In my last post, I looked at how our assumptions about the time horizon of households affect our conclusions about a possible income effect of interest rate changes. I want to continue that theme in this post by looking at the implications of time horizons for the concept of the natural rate of interest.
The standard microfoundations of New Keynesian models have households maximising utility across time. This requires comparing utility in different periods and taking account of a budget constraint. With a positive real interest rate, the budget constraint implies that foregoing an amount of real goods today allows consumption of a greater amount tomorrow. Although it would be possible to construct utility functions that implied otherwise, the usual conclusion is that the higher the interest rate, the more consumers will defer consumption to later periods.
Let's take a simple New Keynesian model with infinitely lived households who expect a constant (non-interest) income into the indefinite future. If the interest rate is higher than a certain level, this implies that households will want to defer consumption, so that each period's consumption will be a little higher than the previous. Initially consumption may be below current income, but it will slowly increase and will go on increasing indefinitely. The initial period of low consumption is required to accumulate some wealth and, as time goes on, households are increasingly living off interest on savings, rather than earned income. This is shown in the chart below.
If all households are doing this, in a closed economy, there is obviously going to be a problem since consumption is constrained to be equal to national output less government spending (ignoring private investment). (Theoretically, a small open economy might be able to operate like this, increasingly becoming a rentier living off the rest of the world.) Hence, the natural rate of interest. This is the interest rate at which consumption growth matches the rate of achievable output growth less government spending. In terms of our graph, we need to reduce the real interest rate until consumption lines up with income.
One of the things that I find rather odd about this analysis is that the level of household wealth isn't really determined by the preference function. If the real interest rate is too high, we get ever increasing wealth. If it is too low, wealth declines and we eventually get ever increasing debt. When, we set the real interest rate at its natural level, wealth remains constant but the level is just whatever it happens to be. It plays a role in determining household income (because of interest income), but that appears to be all.
Looking now at households with finite time horizons, we can see that a rather different pattern emerges. For this, I am going to assume consumers that live for a fixed amount of time, with new ones being continually born. We therefore have a whole series of overlapping generations. We can still use the same assumptions about utility functions and income expectations (I don't necessarily buy into these assumptions, but I'm going to run with them here). This will mean for each consumer that an increase in the real rate of interest will lead to them deferring consumption, spending less today and more tomorrow. A plot of their individual consumption looks rather like that of the infinitely lived households, with the difference being that it doesn't go on forever. This is illustrated in the chart below.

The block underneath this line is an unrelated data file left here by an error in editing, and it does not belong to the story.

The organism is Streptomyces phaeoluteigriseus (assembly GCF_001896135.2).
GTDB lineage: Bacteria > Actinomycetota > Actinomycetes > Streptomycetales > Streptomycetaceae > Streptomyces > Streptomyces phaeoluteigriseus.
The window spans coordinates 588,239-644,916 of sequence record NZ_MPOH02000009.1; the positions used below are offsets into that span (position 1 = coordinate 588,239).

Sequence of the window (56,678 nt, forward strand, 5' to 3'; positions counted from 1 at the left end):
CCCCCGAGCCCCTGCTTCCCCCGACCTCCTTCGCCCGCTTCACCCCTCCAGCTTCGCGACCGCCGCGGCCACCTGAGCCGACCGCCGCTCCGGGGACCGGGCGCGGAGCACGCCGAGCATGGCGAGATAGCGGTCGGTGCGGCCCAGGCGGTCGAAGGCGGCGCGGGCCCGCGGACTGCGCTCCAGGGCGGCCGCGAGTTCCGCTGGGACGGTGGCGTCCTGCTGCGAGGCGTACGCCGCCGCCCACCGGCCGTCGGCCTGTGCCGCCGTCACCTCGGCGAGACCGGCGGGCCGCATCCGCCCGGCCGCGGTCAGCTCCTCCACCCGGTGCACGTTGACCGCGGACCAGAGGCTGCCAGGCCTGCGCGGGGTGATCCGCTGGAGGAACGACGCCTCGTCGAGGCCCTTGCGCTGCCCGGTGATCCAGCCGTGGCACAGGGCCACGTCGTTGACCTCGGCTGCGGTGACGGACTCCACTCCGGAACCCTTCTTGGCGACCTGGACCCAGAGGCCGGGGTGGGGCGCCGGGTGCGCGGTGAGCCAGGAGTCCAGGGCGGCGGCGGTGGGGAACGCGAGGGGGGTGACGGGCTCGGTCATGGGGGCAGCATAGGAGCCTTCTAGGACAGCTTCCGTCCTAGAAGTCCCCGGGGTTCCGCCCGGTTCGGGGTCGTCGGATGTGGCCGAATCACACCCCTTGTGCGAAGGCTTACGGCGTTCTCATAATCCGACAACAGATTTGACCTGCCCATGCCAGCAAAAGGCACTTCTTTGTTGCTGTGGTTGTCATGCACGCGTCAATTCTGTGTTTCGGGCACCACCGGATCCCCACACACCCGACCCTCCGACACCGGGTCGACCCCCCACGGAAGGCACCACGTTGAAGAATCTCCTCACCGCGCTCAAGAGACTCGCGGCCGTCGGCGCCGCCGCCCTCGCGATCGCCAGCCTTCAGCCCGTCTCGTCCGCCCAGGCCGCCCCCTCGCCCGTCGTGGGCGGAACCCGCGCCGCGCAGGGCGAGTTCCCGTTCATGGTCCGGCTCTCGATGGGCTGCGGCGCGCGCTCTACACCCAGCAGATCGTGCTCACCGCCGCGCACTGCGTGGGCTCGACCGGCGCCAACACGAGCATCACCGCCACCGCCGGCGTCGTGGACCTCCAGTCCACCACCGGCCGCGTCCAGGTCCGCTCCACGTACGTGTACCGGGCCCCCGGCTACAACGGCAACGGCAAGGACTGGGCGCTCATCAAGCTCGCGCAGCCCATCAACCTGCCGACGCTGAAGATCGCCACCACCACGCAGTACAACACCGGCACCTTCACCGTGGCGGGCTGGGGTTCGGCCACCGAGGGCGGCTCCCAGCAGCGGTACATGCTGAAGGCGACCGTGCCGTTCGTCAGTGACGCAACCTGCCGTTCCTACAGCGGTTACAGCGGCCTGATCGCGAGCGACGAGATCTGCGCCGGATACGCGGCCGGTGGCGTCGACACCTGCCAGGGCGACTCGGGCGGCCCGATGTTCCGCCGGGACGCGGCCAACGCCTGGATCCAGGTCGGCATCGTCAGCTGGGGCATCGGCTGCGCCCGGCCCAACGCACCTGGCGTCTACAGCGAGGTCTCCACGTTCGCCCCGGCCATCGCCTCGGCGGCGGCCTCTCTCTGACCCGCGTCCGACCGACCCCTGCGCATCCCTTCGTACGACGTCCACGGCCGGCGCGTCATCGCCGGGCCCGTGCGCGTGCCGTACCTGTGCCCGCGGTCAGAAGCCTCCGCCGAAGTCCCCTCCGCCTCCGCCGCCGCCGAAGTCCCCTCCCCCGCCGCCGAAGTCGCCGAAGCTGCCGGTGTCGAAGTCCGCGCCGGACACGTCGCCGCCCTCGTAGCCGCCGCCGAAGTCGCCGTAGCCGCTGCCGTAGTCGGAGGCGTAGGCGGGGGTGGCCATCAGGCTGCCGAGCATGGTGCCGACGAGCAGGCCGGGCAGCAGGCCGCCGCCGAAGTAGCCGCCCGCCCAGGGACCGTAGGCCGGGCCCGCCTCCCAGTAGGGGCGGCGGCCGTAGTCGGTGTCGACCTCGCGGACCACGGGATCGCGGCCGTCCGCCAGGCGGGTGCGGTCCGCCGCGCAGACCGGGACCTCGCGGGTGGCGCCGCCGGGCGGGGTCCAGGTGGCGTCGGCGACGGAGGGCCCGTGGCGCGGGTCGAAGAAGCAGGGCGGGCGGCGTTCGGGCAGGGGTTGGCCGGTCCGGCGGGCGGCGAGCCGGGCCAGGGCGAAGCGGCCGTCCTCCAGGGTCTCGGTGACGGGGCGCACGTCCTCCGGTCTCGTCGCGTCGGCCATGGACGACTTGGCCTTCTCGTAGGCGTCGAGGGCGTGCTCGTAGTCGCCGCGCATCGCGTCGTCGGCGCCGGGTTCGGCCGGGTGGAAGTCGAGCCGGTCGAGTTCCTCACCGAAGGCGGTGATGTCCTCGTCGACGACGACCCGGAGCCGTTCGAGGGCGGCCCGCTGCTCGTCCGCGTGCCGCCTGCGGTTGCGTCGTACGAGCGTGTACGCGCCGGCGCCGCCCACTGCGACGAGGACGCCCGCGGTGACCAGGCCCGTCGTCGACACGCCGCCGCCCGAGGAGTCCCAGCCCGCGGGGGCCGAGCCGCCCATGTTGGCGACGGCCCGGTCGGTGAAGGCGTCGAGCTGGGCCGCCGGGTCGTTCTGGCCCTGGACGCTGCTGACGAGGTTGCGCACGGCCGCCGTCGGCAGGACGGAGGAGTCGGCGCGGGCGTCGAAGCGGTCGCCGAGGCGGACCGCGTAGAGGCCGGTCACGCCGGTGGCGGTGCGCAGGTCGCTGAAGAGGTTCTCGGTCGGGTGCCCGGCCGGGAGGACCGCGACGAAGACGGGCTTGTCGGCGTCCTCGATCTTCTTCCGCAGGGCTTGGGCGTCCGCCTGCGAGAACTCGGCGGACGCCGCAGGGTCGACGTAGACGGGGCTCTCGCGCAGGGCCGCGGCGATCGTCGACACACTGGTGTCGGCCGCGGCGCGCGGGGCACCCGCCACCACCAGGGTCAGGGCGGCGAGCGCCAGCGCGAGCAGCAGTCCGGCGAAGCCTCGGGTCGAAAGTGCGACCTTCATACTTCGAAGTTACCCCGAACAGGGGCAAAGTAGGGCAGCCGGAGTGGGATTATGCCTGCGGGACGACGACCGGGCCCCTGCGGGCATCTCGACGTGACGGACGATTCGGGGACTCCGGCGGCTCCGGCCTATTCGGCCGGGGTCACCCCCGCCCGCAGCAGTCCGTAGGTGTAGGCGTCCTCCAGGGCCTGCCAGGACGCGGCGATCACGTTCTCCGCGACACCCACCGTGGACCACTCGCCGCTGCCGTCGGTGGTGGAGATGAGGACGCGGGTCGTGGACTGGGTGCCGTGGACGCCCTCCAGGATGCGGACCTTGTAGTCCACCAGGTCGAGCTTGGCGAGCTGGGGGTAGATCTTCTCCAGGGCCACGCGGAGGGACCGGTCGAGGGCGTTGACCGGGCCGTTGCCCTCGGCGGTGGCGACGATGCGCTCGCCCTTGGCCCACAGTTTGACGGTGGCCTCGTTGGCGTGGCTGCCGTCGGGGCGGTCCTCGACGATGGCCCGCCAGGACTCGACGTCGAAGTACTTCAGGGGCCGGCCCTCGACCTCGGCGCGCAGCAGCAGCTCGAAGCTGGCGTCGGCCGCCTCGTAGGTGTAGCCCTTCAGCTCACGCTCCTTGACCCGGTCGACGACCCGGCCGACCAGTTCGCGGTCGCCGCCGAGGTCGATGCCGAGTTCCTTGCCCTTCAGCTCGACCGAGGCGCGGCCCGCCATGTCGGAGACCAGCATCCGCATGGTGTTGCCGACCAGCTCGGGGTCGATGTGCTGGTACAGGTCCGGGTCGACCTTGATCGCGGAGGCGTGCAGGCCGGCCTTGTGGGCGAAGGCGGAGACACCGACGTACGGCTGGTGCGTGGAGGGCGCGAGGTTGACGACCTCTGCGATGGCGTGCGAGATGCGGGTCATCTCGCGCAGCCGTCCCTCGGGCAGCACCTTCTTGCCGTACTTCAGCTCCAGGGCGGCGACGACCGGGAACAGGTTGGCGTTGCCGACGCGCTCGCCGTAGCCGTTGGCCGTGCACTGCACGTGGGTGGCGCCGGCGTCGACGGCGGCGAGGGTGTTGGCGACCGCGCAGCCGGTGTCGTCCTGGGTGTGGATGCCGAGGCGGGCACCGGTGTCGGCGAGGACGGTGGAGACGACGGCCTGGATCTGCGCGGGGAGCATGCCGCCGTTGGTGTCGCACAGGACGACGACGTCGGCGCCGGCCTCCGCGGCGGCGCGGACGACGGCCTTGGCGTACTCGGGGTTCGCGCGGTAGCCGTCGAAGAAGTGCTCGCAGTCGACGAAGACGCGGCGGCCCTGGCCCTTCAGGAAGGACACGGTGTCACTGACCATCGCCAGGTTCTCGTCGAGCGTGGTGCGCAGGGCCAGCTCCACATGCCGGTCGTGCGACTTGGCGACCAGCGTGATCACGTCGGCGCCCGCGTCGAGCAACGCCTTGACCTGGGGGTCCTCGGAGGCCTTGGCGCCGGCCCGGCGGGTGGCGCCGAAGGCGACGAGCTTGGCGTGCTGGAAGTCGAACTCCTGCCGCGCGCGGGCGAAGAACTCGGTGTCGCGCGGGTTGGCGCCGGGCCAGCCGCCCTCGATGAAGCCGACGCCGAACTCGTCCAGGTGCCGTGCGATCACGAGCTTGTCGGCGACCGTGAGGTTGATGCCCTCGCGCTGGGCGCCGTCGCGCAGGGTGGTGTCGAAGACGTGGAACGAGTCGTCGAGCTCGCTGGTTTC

When we come to aggregate, this makes a big difference. Now, nobody's consumption is trending off to infinity. If we add up the spending of the overlapping generations, we get a constant level of consumption, whatever the real rate of interest. However steep the individual lines, when we add them up they still give a flat line. We don't need a natural rate of interest to get level consumption.
Now we also have a structure that clearly determines an aggregate level of wealth. The shape of each consumer's consumption line implies an accumulation and erosion of wealth during that consumer's life. Although an individual's wealth is continually changing, aggregate wealth is constant. And the aggregate level of wealth depends on the pattern of lifetime expenditure, which depend on the real interest rate.
I should make clear that I am talking about a steady state position. If we unexpectedly change the real rate of interest, there will be a process of adjustment. Young generations can quickly change to the new pattern; older ones cannot do so, as the wealth they actually hold will be different from that implied by the new pattern. When the interest rate changes, it takes time for accumulated wealth to adjust to the new equilibrium level.
The main point about all this is that a model with overlapping generations with finite horizons does not imply a natural rate of interest, even with rational maximising agents. And we now have structure in which net wealth positions are playing an integral role in behaviour. For me this is important. I believe that many of the most important ways in which economies evolve come down to the structure of claims between economic agents - the pattern that is reflected in the national financial balance sheet. I think that models that marginalise this aspect of behaviour can risk missing important insights.